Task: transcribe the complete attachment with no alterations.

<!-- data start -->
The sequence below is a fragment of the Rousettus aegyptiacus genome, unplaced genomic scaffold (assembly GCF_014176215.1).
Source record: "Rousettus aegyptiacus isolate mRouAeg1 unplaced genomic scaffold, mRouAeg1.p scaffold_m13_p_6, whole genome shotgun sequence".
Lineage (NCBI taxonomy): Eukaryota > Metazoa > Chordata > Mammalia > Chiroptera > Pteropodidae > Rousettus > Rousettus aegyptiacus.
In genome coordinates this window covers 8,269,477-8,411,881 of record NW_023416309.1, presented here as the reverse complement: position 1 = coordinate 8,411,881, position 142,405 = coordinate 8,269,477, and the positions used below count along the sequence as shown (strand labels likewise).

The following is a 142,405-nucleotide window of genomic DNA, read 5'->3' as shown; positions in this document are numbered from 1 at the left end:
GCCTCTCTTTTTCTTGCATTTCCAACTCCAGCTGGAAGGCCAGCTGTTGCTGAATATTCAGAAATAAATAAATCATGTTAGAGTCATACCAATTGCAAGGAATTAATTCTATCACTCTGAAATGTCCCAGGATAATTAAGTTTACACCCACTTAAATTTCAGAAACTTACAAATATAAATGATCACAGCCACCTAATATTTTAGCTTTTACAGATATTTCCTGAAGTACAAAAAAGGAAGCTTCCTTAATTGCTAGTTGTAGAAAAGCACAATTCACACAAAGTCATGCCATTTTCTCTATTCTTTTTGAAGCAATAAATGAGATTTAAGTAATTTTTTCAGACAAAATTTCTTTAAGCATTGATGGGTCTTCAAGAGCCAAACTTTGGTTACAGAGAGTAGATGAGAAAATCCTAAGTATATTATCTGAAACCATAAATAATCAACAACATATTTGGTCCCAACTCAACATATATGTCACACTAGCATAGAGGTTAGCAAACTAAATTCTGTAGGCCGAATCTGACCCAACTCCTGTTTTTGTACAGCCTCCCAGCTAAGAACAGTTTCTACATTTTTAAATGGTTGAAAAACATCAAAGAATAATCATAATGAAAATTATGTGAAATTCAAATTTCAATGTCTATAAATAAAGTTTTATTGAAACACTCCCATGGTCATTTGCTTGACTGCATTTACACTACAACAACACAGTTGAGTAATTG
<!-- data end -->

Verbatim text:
The sequence below is a fragment of the Rousettus aegyptiacus genome, unplaced genomic scaffold (assembly GCF_014176215.1).
Source record: "Rousettus aegyptiacus isolate mRouAeg1 unplaced genomic scaffold, mRouAeg1.p scaffold_m13_p_6, whole genome shotgun sequence".
Lineage (NCBI taxonomy): Eukaryota > Metazoa > Chordata > Mammalia > Chiroptera > Pteropodidae > Rousettus > Rousettus aegyptiacus.
In genome coordinates this window covers 8,269,477-8,411,881 of record NW_023416309.1, presented here as the reverse complement: position 1 = coordinate 8,411,881, position 142,405 = coordinate 8,269,477, and the positions used below count along the sequence as shown (strand labels likewise).

The following is a 142,405-nucleotide window of genomic DNA, read 5'->3' as shown; positions in this document are numbered from 1 at the left end:
GCCTCTCTTTTTCTTGCATTTCCAACTCCAGCTGGAAGGCCAGCTGTTGCTGAATATTCAGAAATAAATAAATCATGTTAGAGTCATACCAATTGCAAGGAATTAATTCTATCACTCTGAAATGTCCCAGGATAATTAAGTTTACACCCACTTAAATTTCAGAAACTTACAAATATAAATGATCACAGCCACCTAATATTTTAGCTTTTACAGATATTTCCTGAAGTACAAAAAAGGAAGCTTCCTTAATTGCTAGTTGTAGAAAAGCACAATTCACACAAAGTCATGCCATTTTCTCTATTCTTTTTGAAGCAATAAATGAGATTTAAGTAATTTTTTCAGACAAAATTTCTTTAAGCATTGATGGGTCTTCAAGAGCCAAACTTTGGTTACAGAGAGTAGATGAGAAAATCCTAAGTATATTATCTGAAACCATAAATAATCAACAACATATTTGGTCCCAACTCAACATATATGTCACACTAGCATAGAGGTTAGCAAACTAAATTCTGTAGGCCGAATCTGACCCAACTCCTGTTTTTGTACAGCCTCCCAGCTAAGAACAGTTTCTACATTTTTAAATGGTTGAAAAACATCAAAGAATAATCATAATGAAAATTATGTGAAATTCAAATTTCAATGTCTATAAATAAAGTTTTATTGAAACACTCCCATGGTCATTTGCTTGACTGCATTTACACTACAACAACACAGTTGAGTAATTG